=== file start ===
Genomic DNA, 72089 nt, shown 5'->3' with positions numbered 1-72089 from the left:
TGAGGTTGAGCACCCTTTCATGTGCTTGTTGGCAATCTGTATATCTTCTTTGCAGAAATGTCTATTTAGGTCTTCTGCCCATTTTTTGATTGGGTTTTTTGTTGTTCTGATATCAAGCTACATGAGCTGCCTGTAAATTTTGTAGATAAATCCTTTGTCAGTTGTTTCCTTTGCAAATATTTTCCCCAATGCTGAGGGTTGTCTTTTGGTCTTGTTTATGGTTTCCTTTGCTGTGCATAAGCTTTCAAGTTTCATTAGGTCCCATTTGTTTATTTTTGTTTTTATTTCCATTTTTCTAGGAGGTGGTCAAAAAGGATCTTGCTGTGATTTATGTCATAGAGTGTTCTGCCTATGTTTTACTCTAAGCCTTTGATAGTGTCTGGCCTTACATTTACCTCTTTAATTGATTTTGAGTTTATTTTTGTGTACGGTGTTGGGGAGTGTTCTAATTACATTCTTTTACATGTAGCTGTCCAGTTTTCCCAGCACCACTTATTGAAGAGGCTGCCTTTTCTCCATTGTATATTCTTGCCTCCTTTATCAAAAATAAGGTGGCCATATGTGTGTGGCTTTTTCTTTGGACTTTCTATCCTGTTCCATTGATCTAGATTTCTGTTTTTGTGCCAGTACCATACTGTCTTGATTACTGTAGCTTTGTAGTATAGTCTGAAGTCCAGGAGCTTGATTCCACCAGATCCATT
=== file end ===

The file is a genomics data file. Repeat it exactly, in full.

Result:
Genomic DNA, 72089 nt, shown 5'->3' with positions numbered 1-72089 from the left:
TGAGGTTGAGCACCCTTTCATGTGCTTGTTGGCAATCTGTATATCTTCTTTGCAGAAATGTCTATTTAGGTCTTCTGCCCATTTTTTGATTGGGTTTTTTGTTGTTCTGATATCAAGCTACATGAGCTGCCTGTAAATTTTGTAGATAAATCCTTTGTCAGTTGTTTCCTTTGCAAATATTTTCCCCAATGCTGAGGGTTGTCTTTTGGTCTTGTTTATGGTTTCCTTTGCTGTGCATAAGCTTTCAAGTTTCATTAGGTCCCATTTGTTTATTTTTGTTTTTATTTCCATTTTTCTAGGAGGTGGTCAAAAAGGATCTTGCTGTGATTTATGTCATAGAGTGTTCTGCCTATGTTTTACTCTAAGCCTTTGATAGTGTCTGGCCTTACATTTACCTCTTTAATTGATTTTGAGTTTATTTTTGTGTACGGTGTTGGGGAGTGTTCTAATTACATTCTTTTACATGTAGCTGTCCAGTTTTCCCAGCACCACTTATTGAAGAGGCTGCCTTTTCTCCATTGTATATTCTTGCCTCCTTTATCAAAAATAAGGTGGCCATATGTGTGTGGCTTTTTCTTTGGACTTTCTATCCTGTTCCATTGATCTAGATTTCTGTTTTTGTGCCAGTACCATACTGTCTTGATTACTGTAGCTTTGTAGTATAGTCTGAAGTCCAGGAGCTTGATTCCACCAGATCCATT